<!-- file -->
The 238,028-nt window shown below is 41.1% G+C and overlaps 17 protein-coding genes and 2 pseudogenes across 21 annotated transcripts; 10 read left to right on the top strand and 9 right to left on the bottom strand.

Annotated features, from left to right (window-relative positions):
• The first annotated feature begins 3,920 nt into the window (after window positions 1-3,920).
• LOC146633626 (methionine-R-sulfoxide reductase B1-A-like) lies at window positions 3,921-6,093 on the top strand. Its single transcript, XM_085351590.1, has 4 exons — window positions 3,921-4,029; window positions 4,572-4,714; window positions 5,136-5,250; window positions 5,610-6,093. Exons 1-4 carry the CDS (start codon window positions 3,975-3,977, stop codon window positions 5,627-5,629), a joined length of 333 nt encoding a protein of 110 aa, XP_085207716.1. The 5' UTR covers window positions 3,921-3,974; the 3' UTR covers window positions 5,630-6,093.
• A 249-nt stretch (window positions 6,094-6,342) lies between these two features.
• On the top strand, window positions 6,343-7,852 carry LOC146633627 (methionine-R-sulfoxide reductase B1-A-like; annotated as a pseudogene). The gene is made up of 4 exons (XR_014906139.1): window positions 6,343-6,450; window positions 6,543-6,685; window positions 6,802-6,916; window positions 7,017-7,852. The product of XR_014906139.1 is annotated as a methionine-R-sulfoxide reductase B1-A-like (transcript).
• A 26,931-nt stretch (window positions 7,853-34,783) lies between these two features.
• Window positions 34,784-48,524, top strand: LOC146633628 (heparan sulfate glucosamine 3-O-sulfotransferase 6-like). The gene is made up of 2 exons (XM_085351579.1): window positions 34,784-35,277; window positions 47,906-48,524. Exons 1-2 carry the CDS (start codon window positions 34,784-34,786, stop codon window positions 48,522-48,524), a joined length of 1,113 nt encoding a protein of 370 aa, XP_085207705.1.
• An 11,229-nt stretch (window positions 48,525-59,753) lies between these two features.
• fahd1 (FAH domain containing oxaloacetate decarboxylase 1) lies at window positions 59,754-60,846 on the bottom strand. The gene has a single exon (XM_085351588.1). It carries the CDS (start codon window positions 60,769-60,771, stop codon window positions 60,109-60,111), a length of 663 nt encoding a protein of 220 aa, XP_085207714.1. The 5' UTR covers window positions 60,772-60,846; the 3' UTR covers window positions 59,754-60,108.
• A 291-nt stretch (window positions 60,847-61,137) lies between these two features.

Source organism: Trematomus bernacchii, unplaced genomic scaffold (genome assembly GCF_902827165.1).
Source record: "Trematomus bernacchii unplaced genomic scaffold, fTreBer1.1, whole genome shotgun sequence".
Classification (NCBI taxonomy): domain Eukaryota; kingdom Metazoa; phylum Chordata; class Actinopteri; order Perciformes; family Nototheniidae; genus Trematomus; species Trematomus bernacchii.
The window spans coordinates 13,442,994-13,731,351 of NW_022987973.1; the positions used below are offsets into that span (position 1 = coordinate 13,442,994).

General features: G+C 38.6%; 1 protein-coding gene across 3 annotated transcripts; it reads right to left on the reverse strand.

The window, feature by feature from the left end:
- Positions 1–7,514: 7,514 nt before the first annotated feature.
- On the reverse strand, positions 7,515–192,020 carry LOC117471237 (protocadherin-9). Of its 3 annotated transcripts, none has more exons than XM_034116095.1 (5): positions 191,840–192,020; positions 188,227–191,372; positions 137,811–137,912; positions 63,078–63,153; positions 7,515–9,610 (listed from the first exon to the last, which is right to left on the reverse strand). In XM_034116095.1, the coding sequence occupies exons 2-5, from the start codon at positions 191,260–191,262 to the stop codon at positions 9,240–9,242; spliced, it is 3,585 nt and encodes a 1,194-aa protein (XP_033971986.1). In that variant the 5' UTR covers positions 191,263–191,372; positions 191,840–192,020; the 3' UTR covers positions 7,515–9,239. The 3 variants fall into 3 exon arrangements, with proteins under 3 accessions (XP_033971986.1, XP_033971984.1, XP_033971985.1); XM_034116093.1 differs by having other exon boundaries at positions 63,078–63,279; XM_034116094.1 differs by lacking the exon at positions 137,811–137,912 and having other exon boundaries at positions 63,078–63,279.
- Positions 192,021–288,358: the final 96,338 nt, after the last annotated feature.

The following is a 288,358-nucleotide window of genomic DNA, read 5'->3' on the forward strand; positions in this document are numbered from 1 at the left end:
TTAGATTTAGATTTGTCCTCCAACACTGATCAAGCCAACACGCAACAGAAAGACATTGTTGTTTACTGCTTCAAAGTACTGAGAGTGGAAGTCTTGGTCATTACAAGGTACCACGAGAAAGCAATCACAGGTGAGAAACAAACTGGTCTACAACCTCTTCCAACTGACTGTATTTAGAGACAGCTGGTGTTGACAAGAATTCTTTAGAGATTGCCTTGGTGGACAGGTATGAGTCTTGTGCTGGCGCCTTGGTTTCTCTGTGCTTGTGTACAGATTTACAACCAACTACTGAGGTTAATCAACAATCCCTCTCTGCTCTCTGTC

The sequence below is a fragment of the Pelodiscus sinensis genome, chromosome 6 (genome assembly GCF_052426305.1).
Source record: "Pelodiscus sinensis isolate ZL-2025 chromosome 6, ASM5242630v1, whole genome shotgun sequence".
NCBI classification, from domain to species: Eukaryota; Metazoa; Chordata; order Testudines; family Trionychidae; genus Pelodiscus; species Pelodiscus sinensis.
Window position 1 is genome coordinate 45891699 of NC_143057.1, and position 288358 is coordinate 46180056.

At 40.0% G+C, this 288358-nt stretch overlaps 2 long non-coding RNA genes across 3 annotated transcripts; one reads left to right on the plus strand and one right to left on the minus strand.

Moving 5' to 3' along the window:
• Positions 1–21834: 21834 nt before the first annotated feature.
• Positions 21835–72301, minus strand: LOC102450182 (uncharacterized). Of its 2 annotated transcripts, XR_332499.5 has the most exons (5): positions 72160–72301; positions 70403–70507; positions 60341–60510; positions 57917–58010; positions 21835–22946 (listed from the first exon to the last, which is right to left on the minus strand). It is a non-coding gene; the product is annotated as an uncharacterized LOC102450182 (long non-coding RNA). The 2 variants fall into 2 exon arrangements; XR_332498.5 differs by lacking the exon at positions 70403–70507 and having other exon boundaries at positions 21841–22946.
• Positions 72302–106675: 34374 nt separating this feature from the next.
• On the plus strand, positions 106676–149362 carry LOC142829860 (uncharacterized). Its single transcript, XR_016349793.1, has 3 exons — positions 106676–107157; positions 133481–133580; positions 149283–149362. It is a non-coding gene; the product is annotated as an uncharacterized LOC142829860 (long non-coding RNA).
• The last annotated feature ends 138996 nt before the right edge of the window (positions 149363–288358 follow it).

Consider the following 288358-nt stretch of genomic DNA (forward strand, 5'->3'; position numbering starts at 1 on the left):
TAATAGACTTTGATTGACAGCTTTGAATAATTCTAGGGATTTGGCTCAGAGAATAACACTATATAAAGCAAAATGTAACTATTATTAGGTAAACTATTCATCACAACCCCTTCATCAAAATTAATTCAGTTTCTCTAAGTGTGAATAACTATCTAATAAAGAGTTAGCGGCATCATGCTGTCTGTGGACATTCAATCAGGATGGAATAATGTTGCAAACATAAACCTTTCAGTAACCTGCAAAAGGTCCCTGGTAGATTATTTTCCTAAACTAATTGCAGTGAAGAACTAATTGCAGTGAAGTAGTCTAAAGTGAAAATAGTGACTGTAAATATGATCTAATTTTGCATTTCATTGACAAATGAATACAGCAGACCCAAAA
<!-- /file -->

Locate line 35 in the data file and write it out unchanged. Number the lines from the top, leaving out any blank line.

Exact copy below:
TAATAGACTTTGATTGACAGCTTTGAATAATTCTAGGGATTTGGCTCAGAGAATAACACTATATAAAGCAAAATGTAACTATTATTAGGTAAACTATTCATCACAACCCCTTCATCAAAATTAATTCAGTTTCTCTAAGTGTGAATAACTATCTAATAAAGAGTTAGCGGCATCATGCTGTCTGTGGACATTCAATCAGGATGGAATAATGTTGCAAACATAAACCTTTCAGTAACCTGCAAAAGGTCCCTGGTAGATTATTTTCCTAAACTAATTGCAGTGAAGAACTAATTGCAGTGAAGTAGTCTAAAGTGAAAATAGTGACTGTAAATATGATCTAATTTTGCATTTCATTGACAAATGAATACAGCAGACCCAAAA